Tunnel Hill GA hotels. Find accommodation / hotels in Tunnel Hill Georgia USA. Georgia fearsome critters, cryptozoology, ghosts, monsters, legends, hauntings, myths and folklore. Travel advice suggested by Camelopard. Georgia national parks, state parks, state forests, national forests, wildlife, sightseeing and/or attractions.
Camelopard wishes you a comfortable stay in your Tunnel Hill Georgia hotel. Seasoned travellers will become acquainted with the famous hotels in their destinations. The Mandarin Oriental Hotel in Hong Kong, the Sofitel Rio de Janeiro Copacabana, the Belmond Copacabana Palace in Rio de Janeiro, the Four Seasons Hotel Macao Cotai Strip in Macau, the Goldeneye Hotel (once the home of James Bond author Ian Fleming) in Jamaica's Oracabessa Bay, the Chelsea Hotel in New York and the Porto Bay Rio Internacional Hotel in Rio de Janeiro. are some of the world's most famous hotels.
Ghosts, Scary Stories, Legends, Folklore, Myths and Monsters in Georgia
The revellers of Bonaventure Cemetery, Savannah, who do not realise that the plantation house burned down long ago; the many hauntings (some in animal form) of Towns County, where the Hiwassee (Hiawassee) River forms on Rocky Mountain; the headless horseman of Whitmire in Hall County, sometimes heard rather than seen, who rides straight at his victims before disappearing; a stream that rejuvenates all who bathe in it (is its source the Fountain of Youth in Florida?); the strange phenomena in John W Woolfolk House (Colonial Apartments), sometimes called The House of a Thousand Cadavers, in Columbus (the house contains private dwellings so do not be a nuisance); the Natchez princess Nacoochee, who killed herself for love and who is said to be interred with her paramour in the eponymous Nacoochee Mound; the spectres of Confederate officers and their ladies who still promenade on the River Walk, Augusta; and Altamaha-ha, the green sea serpent that haunts the area near the Altamaha River estuary, are among the true ghost stories, myths and legends of Georgia.
The phantom of Edwin Booth, brother of Abraham Lincoln's asassin, in Springer Opera House, Columbus; the elderly woman whose ghost haunts the grand, antebellum Hay House in Macon; The velociraptor-like Georgia Raptor; the female spectre of the town square, Savannah, who sometimes follows people around (she is seeking her baby who was born just before the woman was hanged for murder); the pillar on Broad Street, Augusta, to which slaves were once chained and which causes the death of anyone who attempts to remove it; a cave, near the source of the Hiwassee River, containing many human skulls whose former owners haunted a farmer, who had foolishly removed them, until he wisely put them back; the statue of little Gracie Watson in Bonaventure Cemetery, Savannah, which is said to weep blood if anyone steals the presents which are sometimes left on her grave; and the vengeful old woman who at night led several unsuspecting Native Americans to their doom at Toccoa Falls, are other legendary tales of ghosts and haunted places in Georgia.
State Forests, National Forests, Nature Reserves, National Parks, State Parks and Refuges in Georgia
F D Roosevelt State Park where President Roosevelt sometmes picnicked; Reed Bingham State Park, noted for its large vulture population, especially during winter; Arabia Mountain National Heritage Area with its granite monadnocks (isolated rock hills or inselbergs); the renowned Okefenokee National Wildlife Refuge which extends into Florida and is home to alligators and other wildlife in its dark waters; Chattahoochee-Oconee National Forest with black bears and other wildlife; Cumberland Island National Seashore where manatees may seen offshore; Harris Neck National Wildlife Refuge; and Providence Canyon State Park, are among the national or state parks, forests and refuges of Georgia.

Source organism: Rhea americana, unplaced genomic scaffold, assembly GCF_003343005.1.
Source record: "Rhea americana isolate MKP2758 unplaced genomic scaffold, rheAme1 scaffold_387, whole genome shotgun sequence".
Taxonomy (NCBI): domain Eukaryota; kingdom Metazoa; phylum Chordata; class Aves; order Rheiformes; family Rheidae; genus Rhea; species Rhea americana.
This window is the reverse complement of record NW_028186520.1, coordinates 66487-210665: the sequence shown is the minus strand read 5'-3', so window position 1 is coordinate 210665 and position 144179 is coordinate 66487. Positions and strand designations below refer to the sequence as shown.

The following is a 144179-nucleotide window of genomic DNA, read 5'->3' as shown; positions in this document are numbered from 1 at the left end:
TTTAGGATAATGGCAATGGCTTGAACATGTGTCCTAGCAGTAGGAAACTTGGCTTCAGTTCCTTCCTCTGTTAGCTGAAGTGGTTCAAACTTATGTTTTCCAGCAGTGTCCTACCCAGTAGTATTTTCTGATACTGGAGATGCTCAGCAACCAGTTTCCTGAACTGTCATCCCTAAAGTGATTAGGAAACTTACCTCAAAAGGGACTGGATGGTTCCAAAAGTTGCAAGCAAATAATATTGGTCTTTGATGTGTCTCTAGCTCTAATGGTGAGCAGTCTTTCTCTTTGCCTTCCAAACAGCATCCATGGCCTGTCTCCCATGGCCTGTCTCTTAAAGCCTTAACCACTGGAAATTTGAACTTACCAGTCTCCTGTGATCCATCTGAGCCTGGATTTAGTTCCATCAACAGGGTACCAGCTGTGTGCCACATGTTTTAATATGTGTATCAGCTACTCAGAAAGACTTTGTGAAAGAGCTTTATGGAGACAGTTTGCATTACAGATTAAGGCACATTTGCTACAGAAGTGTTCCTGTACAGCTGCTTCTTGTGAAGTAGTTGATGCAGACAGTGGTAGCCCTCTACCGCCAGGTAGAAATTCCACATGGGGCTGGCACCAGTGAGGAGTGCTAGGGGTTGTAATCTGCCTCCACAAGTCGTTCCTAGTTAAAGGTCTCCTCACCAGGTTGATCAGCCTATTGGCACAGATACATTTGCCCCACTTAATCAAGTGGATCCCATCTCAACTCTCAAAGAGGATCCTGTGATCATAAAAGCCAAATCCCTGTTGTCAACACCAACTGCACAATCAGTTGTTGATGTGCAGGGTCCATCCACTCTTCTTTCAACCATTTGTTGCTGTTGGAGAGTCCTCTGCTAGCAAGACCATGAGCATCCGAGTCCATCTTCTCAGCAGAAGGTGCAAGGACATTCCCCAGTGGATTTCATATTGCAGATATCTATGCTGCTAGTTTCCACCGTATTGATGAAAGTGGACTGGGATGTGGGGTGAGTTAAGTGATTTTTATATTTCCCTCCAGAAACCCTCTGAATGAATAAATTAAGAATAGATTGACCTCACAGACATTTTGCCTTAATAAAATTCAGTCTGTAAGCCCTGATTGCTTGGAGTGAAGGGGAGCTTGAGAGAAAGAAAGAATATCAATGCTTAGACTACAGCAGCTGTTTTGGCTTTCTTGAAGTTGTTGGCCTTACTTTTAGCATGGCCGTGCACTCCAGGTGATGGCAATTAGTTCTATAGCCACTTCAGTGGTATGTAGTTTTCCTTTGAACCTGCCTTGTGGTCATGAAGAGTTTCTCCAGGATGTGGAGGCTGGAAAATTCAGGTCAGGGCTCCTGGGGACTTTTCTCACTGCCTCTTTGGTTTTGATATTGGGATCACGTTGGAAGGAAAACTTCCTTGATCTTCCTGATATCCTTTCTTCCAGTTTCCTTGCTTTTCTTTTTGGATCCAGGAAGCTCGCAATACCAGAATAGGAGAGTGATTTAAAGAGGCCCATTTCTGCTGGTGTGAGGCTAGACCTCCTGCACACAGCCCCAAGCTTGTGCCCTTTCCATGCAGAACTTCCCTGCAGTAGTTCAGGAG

The United States of America has been the most culturally influential country in the world for generations. Be as familiar with famous places as you might like to be with famous people. Fairbanks, Indianapolis, Dallas, Santa Fe, St Louis, Savannah, Philadelphia, Los Angeles, Detroit, Skagway, Juneau, Chicago, Corpus Christi, Honolulu, Washington DC, Houston, San Diego, Lake Tahoe, Minneapolis, Las Vegas, San Francisco, Fort Lauderdale, Seattle, New York, Atlanta, Atlantic City, Sacramento, Miami, Boston, Salt Lake City, Kansas City, Albuquerque, New Orleans, Anchorage, Phoenix and Sitka. If you have seen those cities, you have at least seen the most famous ones in the USA. Visiting all fifty states is something that even most Americans cannot manage but it is possible to visit those cities, as well as other iconic destinations such as The beach at Waikiki in Hawaii, Glacier Bay National Park, the plantations and bayous of the Mississippi Delta, Yosemite National Park, Bryce Canyon, the California coastline, the Florida Keys, Yellowstone National Park, Mount Rainier National Park, Niagara Falls, the Okefenokee Swamp, Route 66, the Everglades, the wild west town of Tombstone, the Disney resorts, the Adirondacks, the Grand Canyon, Mount Rushmore, Marvellous scenery and sea life in Kenai Fjords National Park, the Appalachians, Native American nations such as the Navajo and the Hopi, Hawaiian volcanoes such as Mauna Loa, rodeos, Mount McKinley and fabulous wildlife in Denali National Park, the Ozarks and the Arctic wilderness of Alaska. Casually mentioning places that you have visited can be as impressive as mentioning the names of celebrities that you have met. Happy travelling!
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